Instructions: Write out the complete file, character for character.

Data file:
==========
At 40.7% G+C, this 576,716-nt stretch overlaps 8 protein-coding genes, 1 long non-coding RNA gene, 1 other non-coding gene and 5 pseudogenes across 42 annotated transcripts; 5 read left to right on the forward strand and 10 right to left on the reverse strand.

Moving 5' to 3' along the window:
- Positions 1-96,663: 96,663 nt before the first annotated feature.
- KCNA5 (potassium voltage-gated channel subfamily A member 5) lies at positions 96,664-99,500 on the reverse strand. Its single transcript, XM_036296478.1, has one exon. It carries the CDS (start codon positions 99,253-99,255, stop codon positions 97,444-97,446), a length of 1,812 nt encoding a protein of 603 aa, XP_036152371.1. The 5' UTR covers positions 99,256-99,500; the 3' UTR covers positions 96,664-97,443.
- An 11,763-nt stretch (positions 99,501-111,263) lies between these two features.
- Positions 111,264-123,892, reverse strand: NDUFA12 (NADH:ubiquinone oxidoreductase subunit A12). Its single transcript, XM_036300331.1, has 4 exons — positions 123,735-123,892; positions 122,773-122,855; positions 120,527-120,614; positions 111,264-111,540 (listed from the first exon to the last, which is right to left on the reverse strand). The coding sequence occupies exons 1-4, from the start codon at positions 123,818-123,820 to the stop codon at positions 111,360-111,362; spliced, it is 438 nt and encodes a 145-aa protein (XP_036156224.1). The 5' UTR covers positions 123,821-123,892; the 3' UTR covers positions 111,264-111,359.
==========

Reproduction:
At 40.7% G+C, this 576,716-nt stretch overlaps 8 protein-coding genes, 1 long non-coding RNA gene, 1 other non-coding gene and 5 pseudogenes across 42 annotated transcripts; 5 read left to right on the forward strand and 10 right to left on the reverse strand.

Moving 5' to 3' along the window:
- Positions 1-96,663: 96,663 nt before the first annotated feature.
- KCNA5 (potassium voltage-gated channel subfamily A member 5) lies at positions 96,664-99,500 on the reverse strand. Its single transcript, XM_036296478.1, has one exon. It carries the CDS (start codon positions 99,253-99,255, stop codon positions 97,444-97,446), a length of 1,812 nt encoding a protein of 603 aa, XP_036152371.1. The 5' UTR covers positions 99,256-99,500; the 3' UTR covers positions 96,664-97,443.
- An 11,763-nt stretch (positions 99,501-111,263) lies between these two features.
- Positions 111,264-123,892, reverse strand: NDUFA12 (NADH:ubiquinone oxidoreductase subunit A12). Its single transcript, XM_036300331.1, has 4 exons — positions 123,735-123,892; positions 122,773-122,855; positions 120,527-120,614; positions 111,264-111,540 (listed from the first exon to the last, which is right to left on the reverse strand). The coding sequence occupies exons 1-4, from the start codon at positions 123,818-123,820 to the stop codon at positions 111,360-111,362; spliced, it is 438 nt and encodes a 145-aa protein (XP_036156224.1). The 5' UTR covers positions 123,821-123,892; the 3' UTR covers positions 111,264-111,359.